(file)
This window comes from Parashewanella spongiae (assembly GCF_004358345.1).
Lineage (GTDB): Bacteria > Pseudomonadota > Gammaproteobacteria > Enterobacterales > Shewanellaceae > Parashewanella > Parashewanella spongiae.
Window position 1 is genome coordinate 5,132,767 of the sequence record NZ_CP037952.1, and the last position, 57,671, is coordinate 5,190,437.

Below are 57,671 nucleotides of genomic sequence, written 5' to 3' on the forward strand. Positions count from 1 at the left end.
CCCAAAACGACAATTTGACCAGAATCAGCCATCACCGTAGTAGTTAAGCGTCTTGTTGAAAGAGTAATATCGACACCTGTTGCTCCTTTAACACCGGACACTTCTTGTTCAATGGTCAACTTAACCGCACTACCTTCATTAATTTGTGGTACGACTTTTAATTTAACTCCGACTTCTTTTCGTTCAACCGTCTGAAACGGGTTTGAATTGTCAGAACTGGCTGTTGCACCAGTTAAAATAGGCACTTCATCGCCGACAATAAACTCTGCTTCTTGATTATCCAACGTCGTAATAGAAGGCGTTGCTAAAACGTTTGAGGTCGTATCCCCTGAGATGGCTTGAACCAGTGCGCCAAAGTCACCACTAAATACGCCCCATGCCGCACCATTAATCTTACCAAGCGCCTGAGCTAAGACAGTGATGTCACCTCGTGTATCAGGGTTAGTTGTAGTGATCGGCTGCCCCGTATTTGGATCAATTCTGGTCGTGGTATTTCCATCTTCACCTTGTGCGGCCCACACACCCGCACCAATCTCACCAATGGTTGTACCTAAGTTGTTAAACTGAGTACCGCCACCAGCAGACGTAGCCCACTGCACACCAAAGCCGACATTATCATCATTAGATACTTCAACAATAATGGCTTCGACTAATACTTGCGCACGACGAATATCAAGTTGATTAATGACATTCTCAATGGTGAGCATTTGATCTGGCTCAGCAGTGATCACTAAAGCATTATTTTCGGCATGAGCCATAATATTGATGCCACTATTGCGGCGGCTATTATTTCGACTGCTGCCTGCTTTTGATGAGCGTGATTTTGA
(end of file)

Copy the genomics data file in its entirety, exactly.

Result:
This window comes from Parashewanella spongiae (assembly GCF_004358345.1).
Lineage (GTDB): Bacteria > Pseudomonadota > Gammaproteobacteria > Enterobacterales > Shewanellaceae > Parashewanella > Parashewanella spongiae.
Window position 1 is genome coordinate 5,132,767 of the sequence record NZ_CP037952.1, and the last position, 57,671, is coordinate 5,190,437.

Below are 57,671 nucleotides of genomic sequence, written 5' to 3' on the forward strand. Positions count from 1 at the left end.
CCCAAAACGACAATTTGACCAGAATCAGCCATCACCGTAGTAGTTAAGCGTCTTGTTGAAAGAGTAATATCGACACCTGTTGCTCCTTTAACACCGGACACTTCTTGTTCAATGGTCAACTTAACCGCACTACCTTCATTAATTTGTGGTACGACTTTTAATTTAACTCCGACTTCTTTTCGTTCAACCGTCTGAAACGGGTTTGAATTGTCAGAACTGGCTGTTGCACCAGTTAAAATAGGCACTTCATCGCCGACAATAAACTCTGCTTCTTGATTATCCAACGTCGTAATAGAAGGCGTTGCTAAAACGTTTGAGGTCGTATCCCCTGAGATGGCTTGAACCAGTGCGCCAAAGTCACCACTAAATACGCCCCATGCCGCACCATTAATCTTACCAAGCGCCTGAGCTAAGACAGTGATGTCACCTCGTGTATCAGGGTTAGTTGTAGTGATCGGCTGCCCCGTATTTGGATCAATTCTGGTCGTGGTATTTCCATCTTCACCTTGTGCGGCCCACACACCCGCACCAATCTCACCAATGGTTGTACCTAAGTTGTTAAACTGAGTACCGCCACCAGCAGACGTAGCCCACTGCACACCAAAGCCGACATTATCATCATTAGATACTTCAACAATAATGGCTTCGACTAATACTTGCGCACGACGAATATCAAGTTGATTAATGACATTCTCAATGGTGAGCATTTGATCTGGCTCAGCAGTGATCACTAAAGCATTATTTTCGGCATGAGCCATAATATTGATGCCACTATTGCGGCGGCTATTATTTCGACTGCTGCCTGCTTTTGATGAGCGTGATTTTGA